Before you head out to purchase fireworks for the July 4 holiday, check out the new rules that will govern the use of fireworks in the City and Borough of Juneau starting next month.
At their meeting Monday night, CBJ Assembly members voted to approve new regulations that outline when and where certain types of fireworks can be used.
The ordinance, which assembly members called “a good compromise,” comes after months of negotiations and generally bans loud, mortar-style fireworks in Juneau’s neighborhoods. The changes go into effect in 30 days.
Mayor Beth Weldon and Assembly Member Loren Jones voted no on the measure saying that the new rules are confusing and difficult to enforce.
Assembly members said that resident feedback about the rules lacked a consistent theme, making it difficult to gauge public opinion.
“In reading the 50 or 60 emails we received, there’s no consistent theme,” Jones said. “I do believe this is not enforceable. It won’t solve the problem, and it will exasperate the public.”
But, the majority of assembly members took a different view on the remedy. Assembly member Michelle Bonnet Hale, who initially proposed the changes earlier this year, summed up the perspective of those who voted yes.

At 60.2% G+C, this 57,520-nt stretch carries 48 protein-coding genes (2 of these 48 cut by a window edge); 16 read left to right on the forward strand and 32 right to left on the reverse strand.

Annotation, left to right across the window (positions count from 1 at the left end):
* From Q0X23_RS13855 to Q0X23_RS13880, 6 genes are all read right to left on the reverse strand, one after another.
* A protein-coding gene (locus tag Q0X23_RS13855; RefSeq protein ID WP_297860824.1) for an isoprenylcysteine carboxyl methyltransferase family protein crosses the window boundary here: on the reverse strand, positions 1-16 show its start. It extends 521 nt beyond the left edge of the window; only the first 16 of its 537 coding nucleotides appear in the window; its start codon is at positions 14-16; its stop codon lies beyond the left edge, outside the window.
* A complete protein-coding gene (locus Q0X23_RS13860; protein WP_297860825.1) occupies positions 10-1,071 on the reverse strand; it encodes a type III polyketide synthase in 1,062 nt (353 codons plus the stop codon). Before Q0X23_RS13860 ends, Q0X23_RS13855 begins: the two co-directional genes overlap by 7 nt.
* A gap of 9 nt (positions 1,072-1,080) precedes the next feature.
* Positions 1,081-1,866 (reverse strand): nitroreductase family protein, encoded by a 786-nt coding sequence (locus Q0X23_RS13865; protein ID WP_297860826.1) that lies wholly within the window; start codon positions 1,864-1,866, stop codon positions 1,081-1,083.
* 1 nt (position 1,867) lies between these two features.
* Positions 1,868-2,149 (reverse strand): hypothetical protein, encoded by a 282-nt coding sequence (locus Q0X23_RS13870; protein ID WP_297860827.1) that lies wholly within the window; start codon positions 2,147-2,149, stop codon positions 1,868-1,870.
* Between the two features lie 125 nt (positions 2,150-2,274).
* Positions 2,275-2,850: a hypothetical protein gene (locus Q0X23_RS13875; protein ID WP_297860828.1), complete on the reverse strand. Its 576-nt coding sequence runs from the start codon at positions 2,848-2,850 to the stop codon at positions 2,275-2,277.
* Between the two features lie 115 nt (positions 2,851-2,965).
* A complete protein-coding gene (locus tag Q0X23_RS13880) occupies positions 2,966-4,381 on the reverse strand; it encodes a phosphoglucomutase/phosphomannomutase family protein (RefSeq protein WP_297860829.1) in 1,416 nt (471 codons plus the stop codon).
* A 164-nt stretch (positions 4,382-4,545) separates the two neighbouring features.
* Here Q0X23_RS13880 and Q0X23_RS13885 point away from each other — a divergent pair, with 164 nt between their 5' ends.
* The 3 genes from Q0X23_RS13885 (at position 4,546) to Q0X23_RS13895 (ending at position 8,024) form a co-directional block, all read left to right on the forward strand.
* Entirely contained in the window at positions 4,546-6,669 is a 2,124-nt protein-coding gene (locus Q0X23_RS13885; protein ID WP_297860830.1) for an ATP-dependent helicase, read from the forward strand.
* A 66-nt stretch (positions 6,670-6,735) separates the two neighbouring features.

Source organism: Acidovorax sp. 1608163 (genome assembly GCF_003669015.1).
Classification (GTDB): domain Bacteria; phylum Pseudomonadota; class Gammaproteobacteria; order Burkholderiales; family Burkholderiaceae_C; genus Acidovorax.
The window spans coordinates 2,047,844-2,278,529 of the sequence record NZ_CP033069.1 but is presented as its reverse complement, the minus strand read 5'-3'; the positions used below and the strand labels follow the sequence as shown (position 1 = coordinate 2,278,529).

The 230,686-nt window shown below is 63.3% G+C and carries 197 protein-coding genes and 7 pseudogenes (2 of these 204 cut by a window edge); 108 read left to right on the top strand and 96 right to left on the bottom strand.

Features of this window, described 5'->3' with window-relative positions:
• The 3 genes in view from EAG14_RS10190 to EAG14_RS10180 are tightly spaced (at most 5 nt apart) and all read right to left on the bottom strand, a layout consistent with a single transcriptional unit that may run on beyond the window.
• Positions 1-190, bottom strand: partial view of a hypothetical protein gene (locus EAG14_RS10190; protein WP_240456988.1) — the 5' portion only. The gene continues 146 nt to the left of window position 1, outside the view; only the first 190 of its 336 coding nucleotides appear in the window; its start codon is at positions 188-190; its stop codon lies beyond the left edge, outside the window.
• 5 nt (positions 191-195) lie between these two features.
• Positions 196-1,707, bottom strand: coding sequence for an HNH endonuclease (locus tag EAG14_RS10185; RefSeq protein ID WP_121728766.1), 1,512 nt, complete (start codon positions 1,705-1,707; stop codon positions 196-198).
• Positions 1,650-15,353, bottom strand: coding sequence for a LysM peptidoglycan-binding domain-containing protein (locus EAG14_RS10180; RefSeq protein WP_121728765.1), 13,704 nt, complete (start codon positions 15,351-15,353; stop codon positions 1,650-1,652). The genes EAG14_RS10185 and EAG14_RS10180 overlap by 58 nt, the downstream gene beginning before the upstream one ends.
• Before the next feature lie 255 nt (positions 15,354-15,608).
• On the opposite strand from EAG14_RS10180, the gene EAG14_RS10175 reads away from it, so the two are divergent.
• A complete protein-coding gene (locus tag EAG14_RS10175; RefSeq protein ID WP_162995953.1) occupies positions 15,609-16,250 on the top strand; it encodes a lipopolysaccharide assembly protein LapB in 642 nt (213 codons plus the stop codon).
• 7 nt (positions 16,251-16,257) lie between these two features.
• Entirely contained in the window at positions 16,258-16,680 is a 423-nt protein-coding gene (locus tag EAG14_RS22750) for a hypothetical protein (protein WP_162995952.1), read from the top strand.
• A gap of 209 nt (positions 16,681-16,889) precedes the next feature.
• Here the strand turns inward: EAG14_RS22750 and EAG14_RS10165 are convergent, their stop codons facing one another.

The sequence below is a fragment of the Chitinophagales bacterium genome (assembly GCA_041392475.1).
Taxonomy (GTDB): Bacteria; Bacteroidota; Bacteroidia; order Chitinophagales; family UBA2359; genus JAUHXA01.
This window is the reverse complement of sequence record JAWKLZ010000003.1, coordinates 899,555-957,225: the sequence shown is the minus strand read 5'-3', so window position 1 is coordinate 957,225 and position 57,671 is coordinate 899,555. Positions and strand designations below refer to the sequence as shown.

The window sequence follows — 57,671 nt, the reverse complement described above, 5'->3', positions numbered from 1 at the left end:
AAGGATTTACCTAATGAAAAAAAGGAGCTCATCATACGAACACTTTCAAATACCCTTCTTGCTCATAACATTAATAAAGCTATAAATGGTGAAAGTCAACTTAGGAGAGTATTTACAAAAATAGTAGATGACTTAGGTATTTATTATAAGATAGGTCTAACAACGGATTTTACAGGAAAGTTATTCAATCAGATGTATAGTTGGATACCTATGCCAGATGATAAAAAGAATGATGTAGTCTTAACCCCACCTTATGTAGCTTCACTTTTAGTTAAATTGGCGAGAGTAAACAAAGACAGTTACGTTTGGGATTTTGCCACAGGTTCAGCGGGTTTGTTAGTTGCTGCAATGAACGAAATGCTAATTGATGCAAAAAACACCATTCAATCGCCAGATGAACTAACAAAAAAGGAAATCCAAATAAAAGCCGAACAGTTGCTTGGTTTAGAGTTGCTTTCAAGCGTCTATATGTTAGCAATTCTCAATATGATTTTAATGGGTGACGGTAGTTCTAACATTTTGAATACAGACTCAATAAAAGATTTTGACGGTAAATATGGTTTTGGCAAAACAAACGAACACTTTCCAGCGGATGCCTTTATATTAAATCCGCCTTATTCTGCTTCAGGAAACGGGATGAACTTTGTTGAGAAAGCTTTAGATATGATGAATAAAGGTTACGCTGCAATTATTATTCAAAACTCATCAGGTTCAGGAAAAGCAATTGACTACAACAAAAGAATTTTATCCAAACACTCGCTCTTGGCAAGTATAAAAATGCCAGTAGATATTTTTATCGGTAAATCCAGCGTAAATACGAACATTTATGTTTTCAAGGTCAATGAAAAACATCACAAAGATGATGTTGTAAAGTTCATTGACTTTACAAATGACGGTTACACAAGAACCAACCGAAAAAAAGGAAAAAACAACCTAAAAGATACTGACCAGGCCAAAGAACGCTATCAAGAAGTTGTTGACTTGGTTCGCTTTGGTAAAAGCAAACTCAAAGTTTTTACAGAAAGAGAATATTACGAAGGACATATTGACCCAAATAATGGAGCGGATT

“This is a compromise, and we worked very hard on it,” she said. “Some people want fireworks all day, every day, and others want no fireworks. We have to do something. If we can keep those big fireworks out of the neighborhoods, that’s a good step,” she said.
Assembly member Maria Gladziszewski, who also voted yes, predicted that the topic would come back before the assembly.
“This is the best we can do for most people. We will be back at it; I’d bet,” she said.
No sales tax on fireworks
The assembly declined to move forward on a measure to collect sales tax on all firework sales in the city or borough.
If passed, the tax collection would have affected sales by the Central Council of Tlingit and Haida Indian Tribes of Alaska, which is generally exempt from collecting sales tax. Last year, Tlingit and Haida sold fireworks for personal use ahead of the July 4 holiday.
Central Council Tlingit and Haida Indian Tribes of Alaska President Richard Chalyee Éesh Peterson joined the meeting via Zoom to oppose the plan.
“The land the fireworks are sold on is on Indian land. The municipal government can’t impose laws on the tribe,” Peterson said.
He added that based on sales from last year, the city would collect little revenue and that the imposition to collect the tax would likely lead to litigation.
“We are conducting our sale on private land in Indian Country. We can’t be taxed as that’s a government-to-government tax,” he said. “We don’t want to be singled out. I think it would take us down an unfortunate path toward litigation,” Peterson added.
Jones, who made the proposal and was the only yes vote, said that he thought a tax was possible because the impact of the products the tribe is selling happens on CBJ land.
“If they wanted to sell it on their land and have everyone shoot them off there, fine,” Jones said, adding that fireworks are used on beaches, in parks and within neighborhoods.
• Contact reporter Dana Zigmund at email@example.com or 907-308-4891.